The challenge was that the parking lot was owned by an independent state-chartered government agency, the Metropolitan Water Reclamation District -- think sewer treatment monolith. Even our then-alderman for 40 years, the "zoning czar" of Chicago, couldn't budge them from holding out for commercial development at a land cost of $1 million, which no one was willing to pay. That's why the movie theater and the carwash had gone out of business. They couldn't afford the parking lot! And that's why no other business was ever going to be able to locate there.
BS: We were going to hold a rally and push for TV coverage to demonstrate broad opposition to this awful blight and unsafe mess in our midst. But it was November, in Chicago, and getting too cold to expect many people to show up. So we changed the focus to a community meeting, in a big neighborhood synagogue. We promoted it to media and reached out to non-Jewish groups, and we drew an incredible coalition of about 150 Hasidic and other Jews, Latinos, and other ethnics. In the end, we got lots of media coverage for what came out of that meeting.
JB: So you really did your homework and got a great turnout and lots of media attention. How did you parlay that into concrete change?
HR: Just want to add a twist to the story. It is true that it was November, and that there was a horrible cold spell with temps dropping into the teens. On the other hand, we had a rally planned and we were committed to going ahead with it when I got a call from an elected official asking us to consider canceling the rally because it would really upset the mayor. Knowing that conditions were such that going ahead would likely have led to little-to-no turnout, I agreed, but did note that we would reschedule another rally one way or the other. That led us to go with the indoor approach a couple of months later.
As to how we parlayed the rescheduled event into concrete change, here is what happened.
When we announced the rally, we invited the executive director of the Water Reclamation District and our local alderman to address the group. The alderman didn't attend because of a scheduling conflict, but the Water Reclamation exec agreed to come, and actually showed up well in advance of the start time, as I was just checking out final room arrangements. Since we had never met, we sat and chatted for a few minutes, and he asked me what I wanted him to do, given that so many previous plans for the site had failed to come to fruition. I said that I thought it would be great if we could get the land for a park. He said that no one had ever asked for that before and yes, he could give rights to the land to the Chicago Park District for 66 years for $15 per year to develop a park. Two years later, we had the newest park in the city and had transformed the worst parcel of land in the neighborhood into a beautiful community asset.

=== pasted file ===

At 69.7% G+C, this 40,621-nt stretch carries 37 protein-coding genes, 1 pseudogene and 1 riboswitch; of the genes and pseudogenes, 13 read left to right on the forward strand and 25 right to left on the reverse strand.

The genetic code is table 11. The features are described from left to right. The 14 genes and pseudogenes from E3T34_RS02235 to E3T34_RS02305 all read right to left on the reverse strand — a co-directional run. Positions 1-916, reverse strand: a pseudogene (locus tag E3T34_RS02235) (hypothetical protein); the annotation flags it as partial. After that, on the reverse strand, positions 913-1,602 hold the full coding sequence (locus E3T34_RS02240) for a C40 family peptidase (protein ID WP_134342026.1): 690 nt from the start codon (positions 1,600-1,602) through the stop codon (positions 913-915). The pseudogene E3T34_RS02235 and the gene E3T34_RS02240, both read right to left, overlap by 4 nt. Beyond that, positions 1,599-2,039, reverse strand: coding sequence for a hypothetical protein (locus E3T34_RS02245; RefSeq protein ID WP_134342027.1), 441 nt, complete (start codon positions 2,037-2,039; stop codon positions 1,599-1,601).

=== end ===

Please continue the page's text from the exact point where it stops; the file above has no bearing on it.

Right time. Right place. Right ask!
JB: Wow! Lovely story. And I assume that resounding success gave you credibility to go on to do more. What was the next item on your list and what were the considerations that went into making it next up?
HR: Soon after the success with the new park, I was invited to attend a meeting convened by the Chicago Community Trust, the region's community foundation with assets in excess of $3 billion. Each year, the Trust holds such sessions in each of the city's neighborhoods, with the intention of encouraging each group to identify a project or program that might spark an initiative aimed at meeting an agreed-upon goal. I suggested that our objective should be to get a new branch of the Chicago Public Library to replace the current one that was nearly 65 years old, undersized, without the latest technology or parking. Not only was that idea immediately accepted, the chair of the session, a top executive at the Trust and a resident of the neighborhood, volunteered to chair an advocacy coalition. The LEARN Coalition become the motivating force for a campaign that garnered over 2,500 signatures on petitions that in the end proved to be the push that was needed for our elected officials to bring this dream to reality. Through a unique partnership between the Chicago Housing Authority and the Chicago Public Library, in early 2019, we marked yet another ribbon-cutting, this time at an outstanding state-of-the-art library on the ground floor of an architectural award-winning, 44-unit senior housing facility.
Sometimes, JNDCC can be the out-front force leading the way, as it was in our first success. Sometimes, it's better for leadership to emerge from elsewhere, as it did with the LEARN Coalition. In both instances, JNDCC played an indispensable role.
JB: I see how well that works, Howard, being nimble and able to either shoot or pass, as needed. How did you come up with the idea of the library branch in the first place? What I mean to say here is that, in retrospect, we see this as a brilliant move, a foregone conclusion. But hindsight is hindsight. How did you get there? What else did you consider? I'd like to understand the process better.
HR: Sitting in that meeting and listening to the ideas that were being floated such as an ethnic festival -- something that I saw as hard to promote and even if successful, having no long-term impact -- I tried to conjure up an idea that would have wide community acceptance. I had "inventoried" the assets of the community and knew that the library was a second-rate facility, compared to adjoining neighborhood branches. We had floated the idea with officials and were told that there was no money to get the job done. On the other hand, ours was the second-most utilized branch, and it seemed like a no-brainer to garner support from all elements of the community if we set out with a broad-based coalition to get a new one. Just getting in line with a request, even if it would take years to achieve a positive outcome, made sense to me.